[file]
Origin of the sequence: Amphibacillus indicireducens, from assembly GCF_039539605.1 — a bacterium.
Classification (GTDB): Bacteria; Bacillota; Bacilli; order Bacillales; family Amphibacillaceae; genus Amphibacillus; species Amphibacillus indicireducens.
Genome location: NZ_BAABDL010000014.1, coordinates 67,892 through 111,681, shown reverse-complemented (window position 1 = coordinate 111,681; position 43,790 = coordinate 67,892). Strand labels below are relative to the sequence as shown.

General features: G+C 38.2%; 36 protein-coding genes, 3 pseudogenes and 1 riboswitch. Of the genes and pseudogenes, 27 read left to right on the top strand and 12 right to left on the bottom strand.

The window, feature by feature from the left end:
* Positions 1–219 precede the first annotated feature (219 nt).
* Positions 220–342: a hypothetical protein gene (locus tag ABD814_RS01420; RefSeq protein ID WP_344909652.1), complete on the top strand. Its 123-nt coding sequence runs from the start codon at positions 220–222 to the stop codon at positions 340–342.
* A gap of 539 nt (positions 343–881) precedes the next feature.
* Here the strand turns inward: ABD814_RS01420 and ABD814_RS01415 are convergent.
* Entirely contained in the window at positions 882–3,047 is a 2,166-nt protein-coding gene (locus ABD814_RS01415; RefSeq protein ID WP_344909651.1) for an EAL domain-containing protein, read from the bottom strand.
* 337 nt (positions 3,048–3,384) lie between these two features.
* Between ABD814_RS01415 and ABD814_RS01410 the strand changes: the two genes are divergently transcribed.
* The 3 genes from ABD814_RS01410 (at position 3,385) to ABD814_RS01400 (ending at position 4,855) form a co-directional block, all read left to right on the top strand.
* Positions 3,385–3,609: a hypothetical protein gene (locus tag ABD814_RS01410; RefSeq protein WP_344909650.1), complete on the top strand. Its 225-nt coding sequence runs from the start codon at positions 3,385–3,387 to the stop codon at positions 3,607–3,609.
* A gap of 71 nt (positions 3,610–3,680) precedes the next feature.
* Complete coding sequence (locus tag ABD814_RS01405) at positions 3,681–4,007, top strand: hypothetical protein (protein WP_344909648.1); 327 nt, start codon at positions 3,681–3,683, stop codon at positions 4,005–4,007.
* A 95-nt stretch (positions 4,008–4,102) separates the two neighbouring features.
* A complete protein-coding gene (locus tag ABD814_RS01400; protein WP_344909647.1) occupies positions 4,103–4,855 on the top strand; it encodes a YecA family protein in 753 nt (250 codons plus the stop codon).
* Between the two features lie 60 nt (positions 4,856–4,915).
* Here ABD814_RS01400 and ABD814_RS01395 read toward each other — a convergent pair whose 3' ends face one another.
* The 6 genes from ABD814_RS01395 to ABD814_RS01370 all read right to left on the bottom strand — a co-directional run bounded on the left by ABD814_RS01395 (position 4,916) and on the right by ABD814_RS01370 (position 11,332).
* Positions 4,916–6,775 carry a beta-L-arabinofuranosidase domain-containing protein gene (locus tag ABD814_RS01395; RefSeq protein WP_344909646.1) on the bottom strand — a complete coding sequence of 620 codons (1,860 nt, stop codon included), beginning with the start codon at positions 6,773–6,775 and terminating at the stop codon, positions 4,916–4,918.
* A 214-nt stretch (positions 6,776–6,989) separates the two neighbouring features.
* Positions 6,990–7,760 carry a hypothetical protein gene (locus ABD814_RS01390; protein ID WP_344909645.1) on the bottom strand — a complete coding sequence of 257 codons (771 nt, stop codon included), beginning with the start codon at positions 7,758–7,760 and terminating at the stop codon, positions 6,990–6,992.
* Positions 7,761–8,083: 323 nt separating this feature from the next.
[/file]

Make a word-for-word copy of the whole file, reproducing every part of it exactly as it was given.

Origin of the sequence: Amphibacillus indicireducens, from assembly GCF_039539605.1 — a bacterium.
Classification (GTDB): Bacteria; Bacillota; Bacilli; order Bacillales; family Amphibacillaceae; genus Amphibacillus; species Amphibacillus indicireducens.
Genome location: NZ_BAABDL010000014.1, coordinates 67,892 through 111,681, shown reverse-complemented (window position 1 = coordinate 111,681; position 43,790 = coordinate 67,892). Strand labels below are relative to the sequence as shown.

General features: G+C 38.2%; 36 protein-coding genes, 3 pseudogenes and 1 riboswitch. Of the genes and pseudogenes, 27 read left to right on the top strand and 12 right to left on the bottom strand.

The window, feature by feature from the left end:
* Positions 1–219 precede the first annotated feature (219 nt).
* Positions 220–342: a hypothetical protein gene (locus tag ABD814_RS01420; RefSeq protein ID WP_344909652.1), complete on the top strand. Its 123-nt coding sequence runs from the start codon at positions 220–222 to the stop codon at positions 340–342.
* A gap of 539 nt (positions 343–881) precedes the next feature.
* Here the strand turns inward: ABD814_RS01420 and ABD814_RS01415 are convergent.
* Entirely contained in the window at positions 882–3,047 is a 2,166-nt protein-coding gene (locus ABD814_RS01415; RefSeq protein ID WP_344909651.1) for an EAL domain-containing protein, read from the bottom strand.
* 337 nt (positions 3,048–3,384) lie between these two features.
* Between ABD814_RS01415 and ABD814_RS01410 the strand changes: the two genes are divergently transcribed.
* The 3 genes from ABD814_RS01410 (at position 3,385) to ABD814_RS01400 (ending at position 4,855) form a co-directional block, all read left to right on the top strand.
* Positions 3,385–3,609: a hypothetical protein gene (locus tag ABD814_RS01410; RefSeq protein WP_344909650.1), complete on the top strand. Its 225-nt coding sequence runs from the start codon at positions 3,385–3,387 to the stop codon at positions 3,607–3,609.
* A gap of 71 nt (positions 3,610–3,680) precedes the next feature.
* Complete coding sequence (locus tag ABD814_RS01405) at positions 3,681–4,007, top strand: hypothetical protein (protein WP_344909648.1); 327 nt, start codon at positions 3,681–3,683, stop codon at positions 4,005–4,007.
* A 95-nt stretch (positions 4,008–4,102) separates the two neighbouring features.
* A complete protein-coding gene (locus tag ABD814_RS01400; protein WP_344909647.1) occupies positions 4,103–4,855 on the top strand; it encodes a YecA family protein in 753 nt (250 codons plus the stop codon).
* Between the two features lie 60 nt (positions 4,856–4,915).
* Here ABD814_RS01400 and ABD814_RS01395 read toward each other — a convergent pair whose 3' ends face one another.
* The 6 genes from ABD814_RS01395 to ABD814_RS01370 all read right to left on the bottom strand — a co-directional run bounded on the left by ABD814_RS01395 (position 4,916) and on the right by ABD814_RS01370 (position 11,332).
* Positions 4,916–6,775 carry a beta-L-arabinofuranosidase domain-containing protein gene (locus tag ABD814_RS01395; RefSeq protein WP_344909646.1) on the bottom strand — a complete coding sequence of 620 codons (1,860 nt, stop codon included), beginning with the start codon at positions 6,773–6,775 and terminating at the stop codon, positions 4,916–4,918.
* A 214-nt stretch (positions 6,776–6,989) separates the two neighbouring features.
* Positions 6,990–7,760 carry a hypothetical protein gene (locus ABD814_RS01390; protein ID WP_344909645.1) on the bottom strand — a complete coding sequence of 257 codons (771 nt, stop codon included), beginning with the start codon at positions 7,758–7,760 and terminating at the stop codon, positions 6,990–6,992.
* Positions 7,761–8,083: 323 nt separating this feature from the next.